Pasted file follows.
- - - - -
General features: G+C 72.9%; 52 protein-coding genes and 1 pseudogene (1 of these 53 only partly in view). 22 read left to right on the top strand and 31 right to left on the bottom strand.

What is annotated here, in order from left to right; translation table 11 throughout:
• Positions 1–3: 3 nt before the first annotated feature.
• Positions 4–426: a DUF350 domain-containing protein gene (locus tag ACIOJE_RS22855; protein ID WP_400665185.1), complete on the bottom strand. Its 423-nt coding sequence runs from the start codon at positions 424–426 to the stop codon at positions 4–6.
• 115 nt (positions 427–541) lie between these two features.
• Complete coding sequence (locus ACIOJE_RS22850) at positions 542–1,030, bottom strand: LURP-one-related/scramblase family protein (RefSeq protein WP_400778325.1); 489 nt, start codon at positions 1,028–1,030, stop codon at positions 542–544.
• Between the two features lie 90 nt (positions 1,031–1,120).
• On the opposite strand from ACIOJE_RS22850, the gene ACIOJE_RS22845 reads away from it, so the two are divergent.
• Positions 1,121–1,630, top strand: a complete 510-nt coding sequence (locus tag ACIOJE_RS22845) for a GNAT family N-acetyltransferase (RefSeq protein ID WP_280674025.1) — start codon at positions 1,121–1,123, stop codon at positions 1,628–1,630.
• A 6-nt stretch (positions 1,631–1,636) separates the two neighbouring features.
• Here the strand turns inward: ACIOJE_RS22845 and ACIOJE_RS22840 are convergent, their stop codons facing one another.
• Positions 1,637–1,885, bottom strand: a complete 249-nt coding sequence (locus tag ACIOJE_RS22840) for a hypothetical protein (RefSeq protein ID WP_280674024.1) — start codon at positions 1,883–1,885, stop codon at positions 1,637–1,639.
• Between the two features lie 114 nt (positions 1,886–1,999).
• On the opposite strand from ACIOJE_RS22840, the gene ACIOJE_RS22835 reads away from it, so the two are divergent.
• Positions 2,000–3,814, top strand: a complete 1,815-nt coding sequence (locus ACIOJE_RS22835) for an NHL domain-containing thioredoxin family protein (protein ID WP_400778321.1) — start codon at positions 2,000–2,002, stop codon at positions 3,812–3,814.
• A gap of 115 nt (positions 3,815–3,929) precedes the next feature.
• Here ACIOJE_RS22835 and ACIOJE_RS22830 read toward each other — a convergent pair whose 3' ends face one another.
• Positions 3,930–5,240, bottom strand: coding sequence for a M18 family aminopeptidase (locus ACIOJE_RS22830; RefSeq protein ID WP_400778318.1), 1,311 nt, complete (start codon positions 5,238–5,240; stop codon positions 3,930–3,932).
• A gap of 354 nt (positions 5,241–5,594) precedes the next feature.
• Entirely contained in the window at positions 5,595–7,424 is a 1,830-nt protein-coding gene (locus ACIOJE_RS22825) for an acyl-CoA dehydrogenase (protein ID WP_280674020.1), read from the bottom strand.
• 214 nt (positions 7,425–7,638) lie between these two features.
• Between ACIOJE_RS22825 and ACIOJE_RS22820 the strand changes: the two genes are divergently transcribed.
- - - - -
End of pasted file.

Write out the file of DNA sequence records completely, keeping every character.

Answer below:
General features: G+C 72.9%; 52 protein-coding genes and 1 pseudogene (1 of these 53 only partly in view). 22 read left to right on the top strand and 31 right to left on the bottom strand.

What is annotated here, in order from left to right; translation table 11 throughout:
• Positions 1–3: 3 nt before the first annotated feature.
• Positions 4–426: a DUF350 domain-containing protein gene (locus tag ACIOJE_RS22855; protein ID WP_400665185.1), complete on the bottom strand. Its 423-nt coding sequence runs from the start codon at positions 424–426 to the stop codon at positions 4–6.
• 115 nt (positions 427–541) lie between these two features.
• Complete coding sequence (locus ACIOJE_RS22850) at positions 542–1,030, bottom strand: LURP-one-related/scramblase family protein (RefSeq protein WP_400778325.1); 489 nt, start codon at positions 1,028–1,030, stop codon at positions 542–544.
• Between the two features lie 90 nt (positions 1,031–1,120).
• On the opposite strand from ACIOJE_RS22850, the gene ACIOJE_RS22845 reads away from it, so the two are divergent.
• Positions 1,121–1,630, top strand: a complete 510-nt coding sequence (locus tag ACIOJE_RS22845) for a GNAT family N-acetyltransferase (RefSeq protein ID WP_280674025.1) — start codon at positions 1,121–1,123, stop codon at positions 1,628–1,630.
• A 6-nt stretch (positions 1,631–1,636) separates the two neighbouring features.
• Here the strand turns inward: ACIOJE_RS22845 and ACIOJE_RS22840 are convergent, their stop codons facing one another.
• Positions 1,637–1,885, bottom strand: a complete 249-nt coding sequence (locus tag ACIOJE_RS22840) for a hypothetical protein (RefSeq protein ID WP_280674024.1) — start codon at positions 1,883–1,885, stop codon at positions 1,637–1,639.
• Between the two features lie 114 nt (positions 1,886–1,999).
• On the opposite strand from ACIOJE_RS22840, the gene ACIOJE_RS22835 reads away from it, so the two are divergent.
• Positions 2,000–3,814, top strand: a complete 1,815-nt coding sequence (locus ACIOJE_RS22835) for an NHL domain-containing thioredoxin family protein (protein ID WP_400778321.1) — start codon at positions 2,000–2,002, stop codon at positions 3,812–3,814.
• A gap of 115 nt (positions 3,815–3,929) precedes the next feature.
• Here ACIOJE_RS22835 and ACIOJE_RS22830 read toward each other — a convergent pair whose 3' ends face one another.
• Positions 3,930–5,240, bottom strand: coding sequence for a M18 family aminopeptidase (locus ACIOJE_RS22830; RefSeq protein ID WP_400778318.1), 1,311 nt, complete (start codon positions 5,238–5,240; stop codon positions 3,930–3,932).
• A gap of 354 nt (positions 5,241–5,594) precedes the next feature.
• Entirely contained in the window at positions 5,595–7,424 is a 1,830-nt protein-coding gene (locus ACIOJE_RS22825) for an acyl-CoA dehydrogenase (protein ID WP_280674020.1), read from the bottom strand.
• 214 nt (positions 7,425–7,638) lie between these two features.
• Between ACIOJE_RS22825 and ACIOJE_RS22820 the strand changes: the two genes are divergently transcribed.